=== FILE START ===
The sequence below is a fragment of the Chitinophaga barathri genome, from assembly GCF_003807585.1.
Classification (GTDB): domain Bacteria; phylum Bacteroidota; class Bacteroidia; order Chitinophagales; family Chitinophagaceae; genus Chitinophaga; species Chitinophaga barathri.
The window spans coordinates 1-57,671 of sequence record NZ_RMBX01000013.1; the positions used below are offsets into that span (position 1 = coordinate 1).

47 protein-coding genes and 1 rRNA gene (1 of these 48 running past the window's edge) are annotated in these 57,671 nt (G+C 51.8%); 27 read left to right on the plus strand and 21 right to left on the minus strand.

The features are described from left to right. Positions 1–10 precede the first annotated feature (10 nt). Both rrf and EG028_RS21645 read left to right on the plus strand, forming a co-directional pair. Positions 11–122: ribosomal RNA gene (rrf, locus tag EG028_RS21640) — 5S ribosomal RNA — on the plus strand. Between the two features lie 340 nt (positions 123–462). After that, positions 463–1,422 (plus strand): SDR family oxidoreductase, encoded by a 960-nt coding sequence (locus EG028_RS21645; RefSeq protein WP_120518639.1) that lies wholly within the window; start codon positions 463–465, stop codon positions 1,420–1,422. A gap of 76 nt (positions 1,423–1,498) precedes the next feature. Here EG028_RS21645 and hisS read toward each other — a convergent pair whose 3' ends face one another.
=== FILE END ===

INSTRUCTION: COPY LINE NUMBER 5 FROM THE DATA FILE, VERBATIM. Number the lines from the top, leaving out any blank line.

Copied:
The features are described from left to right. Positions 1–10 precede the first annotated feature (10 nt). Both rrf and EG028_RS21645 read left to right on the plus strand, forming a co-directional pair. Positions 11–122: ribosomal RNA gene (rrf, locus tag EG028_RS21640) — 5S ribosomal RNA — on the plus strand. Between the two features lie 340 nt (positions 123–462). After that, positions 463–1,422 (plus strand): SDR family oxidoreductase, encoded by a 960-nt coding sequence (locus EG028_RS21645; RefSeq protein WP_120518639.1) that lies wholly within the window; start codon positions 463–465, stop codon positions 1,420–1,422. A gap of 76 nt (positions 1,423–1,498) precedes the next feature. Here EG028_RS21645 and hisS read toward each other — a convergent pair whose 3' ends face one another.